The Water Dancer meets The Prophets in this spare, gripping, and beautifully rendered novel exploring love and friendship among a group of enslaved Black strivers in the mid-19th century.
They call themselves the Stolen. Their owners call them captives. They are taught their captors’ tongues and their beliefs but they have a language and rituals all their own.
In a world that would be allegorical if it weren’t saturated in harsh truths, Cato and William meet at Placid Hall, a plantation in an unspecified part of the American South. Subject to the whims of their tyrannical and eccentric captor, Cannonball Greene, they never know what harm may befall them: inhumane physical toil in the plantation’s quarry by day, a beating by night, or the sale of a loved one at any moment. It’s that cruel practice—the wanton destruction of love, the belief that Black people aren’t even capable of loving—that hurts the most.
It hurts the reserved and stubborn William, who finds himself falling for Margaret, a small but mighty woman with self-possession beyond her years. And it hurts Cato, whose first love, Iris, was sold off with no forewarning. He now finds solace in his hearty band of friends, including William, who is like a brother; Margaret; Little Zander; and Milton, a gifted artist. There is also Pandora, with thick braids and long limbs, whose beauty calls to him.
Their relationships begin to fray when a visiting minister with a mysterious past starts to fill their heads with ideas about independence. He tells them that with freedom comes the right to choose the small things—when to dine, when to begin and end work—as well as the big things, such as whom and how to love. Do they follow the preacher and pursue the unknown? Confined in a landscape marked by deceit and uncertainty, who can they trust?
In an elegant work of monumental imagination that will reorient how we think of the legacy of America’s shameful past, Jabari Asim presents a beautiful, powerful, and elegiac novel that examines intimacy and longing in the quarters while asking a vital question: What would happen if an enslaved person risked everything for love?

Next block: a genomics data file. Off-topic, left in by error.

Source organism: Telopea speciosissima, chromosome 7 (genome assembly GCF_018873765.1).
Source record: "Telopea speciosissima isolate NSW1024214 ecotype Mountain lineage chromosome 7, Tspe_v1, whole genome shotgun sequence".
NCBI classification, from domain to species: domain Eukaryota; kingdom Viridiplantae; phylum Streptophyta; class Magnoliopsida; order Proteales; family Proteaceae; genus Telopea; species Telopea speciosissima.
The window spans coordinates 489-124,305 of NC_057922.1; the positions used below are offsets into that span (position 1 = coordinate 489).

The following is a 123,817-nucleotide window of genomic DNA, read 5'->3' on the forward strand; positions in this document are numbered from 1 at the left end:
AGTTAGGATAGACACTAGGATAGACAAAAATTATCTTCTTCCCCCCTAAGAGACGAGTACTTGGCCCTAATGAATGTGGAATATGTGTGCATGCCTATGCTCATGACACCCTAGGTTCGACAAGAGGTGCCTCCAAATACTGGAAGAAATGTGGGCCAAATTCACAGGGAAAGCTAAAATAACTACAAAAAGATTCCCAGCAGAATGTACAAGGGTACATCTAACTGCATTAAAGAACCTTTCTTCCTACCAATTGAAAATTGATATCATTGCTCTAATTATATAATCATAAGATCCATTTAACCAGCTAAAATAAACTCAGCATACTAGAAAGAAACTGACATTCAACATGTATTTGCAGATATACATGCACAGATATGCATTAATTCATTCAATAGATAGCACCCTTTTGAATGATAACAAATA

About the Author
Jabari Asim is a writer and multidisciplinary artist. He directs the MFA program in creative writing at Emerson College, where he is also the Elma Lewis Distinguished Fellow in Social Justice. His nonfiction books include The N Word: Who Can Say It, Who Shouldn’t, and Why; What Obama Means: For Our Culture, Our Politics, Our Future; Not Guilty: Twelve Black Men Speak Out on Law, Justice, and Life; and We Can’t Breathe: On Black Lives, White Lies, and the Art of Survival. His books for children include Whose Toes Are Those? and Preaching to the Chickens: The Story of Young John Lewis. His works of fiction include A Taste of Honey and Only the Strong.
About the Moderator
Dr. Daniel Black is an award-winning novelist, professor, and activist. His published works include They Tell Me of Home, The Sacred Place, Perfect Peace, Twelve Gates to the City, The Coming, and Listen to the Lambs. His newest novel, Don’t Cry For Me, will be released on February 1st, 2022, and he’s been twice nominated for the Townsend Literary Prize, the Ernest J. Gaines Award, the Ferro-Grumbley Literary Prize, the Lambda Literary Award, and the Georgia Author of the Year Prize. Dr. Black lives in Atlanta and is now Professor of African American Studies at his alma mater Clark Atlanta University, as well as the founder of the Ndugu-Nzinga Rites of Passage Nation, a mentoring society for people of African descent.
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